Stewart v. Coalter, Civ. A. No. 92-12660-DPW.

CourtUnited States District Courts. 1st Circuit. United States District Courts. 1st Circuit. District of Massachusetts
Writing for the CourtWilliam J. Meade, Asst. Atty. Gen., Crim. Bureau, Boston, MA, for respondent
Citation855 F. Supp. 464
PartiesGary STEWART, Petitioner, v. William COALTER, Respondent.
Docket NumberCiv. A. No. 92-12660-DPW.
Decision Date07 June 1994

855 F. Supp. 464

Gary STEWART, Petitioner,
v.
William COALTER, Respondent.

Civ. A. No. 92-12660-DPW.

United States District Court, D. Massachusetts.

June 6, 1994.

As Corrected June 7, 1994.


855 F. Supp. 465

Patricia A. O'Neill, Committee for Public Counsel Services, Boston, MA, for petitioner.

William J. Meade, Asst. Atty. Gen., Crim. Bureau, Boston, MA, for respondent.

MEMORANDUM AND ORDER

WOODLOCK, District Judge.

This is a petition for a writ of habeas corpus brought by Gary Stewart, who was

855 F. Supp. 466
convicted on March 14, 1987 of second degree murder as a joint venturer in the death of Robert Perry. Stewart was sentenced to life imprisonment in the Massachusetts Correctional Facility at Cedar Junction. A divided panel of the Massachusetts Appeals Court reversed the conviction for lack of sufficient evidence. Commonwealth v. Stewart, 30 Mass.App.Ct. 569, 571 N.E.2d 43 (1991). The Massachusetts Supreme Judicial Court rejected the Appeals Court determination and affirmed the conviction, finding the evidence sufficient. Commonwealth v. Stewart, 411 Mass. 345, 582 N.E.2d 514 (1991). Petitioner now seeks a writ of habeas corpus in federal court on grounds of evidentiary insufficiency. I will grant the petition because only by an inappropriate exercise of imaginative speculation can the evidence be said to support a finding that Stewart had the necessary intent to be convicted of second-degree murder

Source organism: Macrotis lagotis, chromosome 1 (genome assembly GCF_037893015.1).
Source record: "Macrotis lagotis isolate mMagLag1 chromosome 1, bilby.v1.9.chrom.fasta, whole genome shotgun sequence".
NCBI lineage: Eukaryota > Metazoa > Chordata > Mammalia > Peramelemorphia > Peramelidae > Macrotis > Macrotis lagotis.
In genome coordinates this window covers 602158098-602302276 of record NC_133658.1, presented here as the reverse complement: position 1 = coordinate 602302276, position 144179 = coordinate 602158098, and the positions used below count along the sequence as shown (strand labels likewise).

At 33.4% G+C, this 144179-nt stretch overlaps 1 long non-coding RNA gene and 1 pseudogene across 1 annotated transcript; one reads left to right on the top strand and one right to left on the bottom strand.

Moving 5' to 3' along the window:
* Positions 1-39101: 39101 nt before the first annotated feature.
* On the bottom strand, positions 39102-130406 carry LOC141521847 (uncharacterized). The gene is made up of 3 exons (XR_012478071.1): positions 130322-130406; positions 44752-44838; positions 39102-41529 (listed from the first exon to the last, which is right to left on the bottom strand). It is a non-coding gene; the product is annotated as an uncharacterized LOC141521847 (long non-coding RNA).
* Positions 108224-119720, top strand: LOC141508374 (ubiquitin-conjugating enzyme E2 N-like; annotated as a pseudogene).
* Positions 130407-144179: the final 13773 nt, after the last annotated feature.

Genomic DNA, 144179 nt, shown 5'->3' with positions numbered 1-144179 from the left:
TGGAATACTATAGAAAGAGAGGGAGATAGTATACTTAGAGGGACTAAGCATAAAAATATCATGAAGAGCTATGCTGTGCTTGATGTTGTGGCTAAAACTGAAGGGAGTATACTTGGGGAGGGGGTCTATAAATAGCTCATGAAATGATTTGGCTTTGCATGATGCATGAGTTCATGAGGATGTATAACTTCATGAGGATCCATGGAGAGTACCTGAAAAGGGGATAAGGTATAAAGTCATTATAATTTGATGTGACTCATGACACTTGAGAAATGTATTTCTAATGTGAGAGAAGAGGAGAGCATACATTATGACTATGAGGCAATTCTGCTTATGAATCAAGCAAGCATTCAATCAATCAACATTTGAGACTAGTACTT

I.

Robert Perry was shot to death on Sunday, July 27, 1986 at approximately 11:45 A.M. on Cambridge Street in Cambridge. At trial, the Commonwealth sought to connect Stewart to the murder by tracing his whereabouts and association with the principal in the murder, John Good,1 during the eleven hours preceding the shooting. The evidence at trial, essentially as reported by the two state appellate tribunals, was as follows:

Some time after 1:00 A.M. on July 27, 1986, policeman Edward Quinton saw Stewart enter the Night and Day bar at 1176 Cambridge Street with John Good and a third man, Dennis Clinton.2 Quinton did not observe Stewart leave the bar.

Nearly seven hours later, at 7:50 A.M., the night security guard at the Harrington School was leaving the school when he saw a heavy set man driving a car bearing Massachusetts license plate numbered 104MND. A "skinny guy" was in the front passenger seat and another heavy set man was in the back seat. The car was headed west on Cambridge Street until it made a U-turn and pulled along side a parked green car which it had just passed. As the car carrying the three men reached the green car, the passenger pointed a handgun out the window on his side, shot twice and killed a cat sitting on the top of the car. The witness heard the three men laugh as the car drove off. He called the police and gave them the license plate number.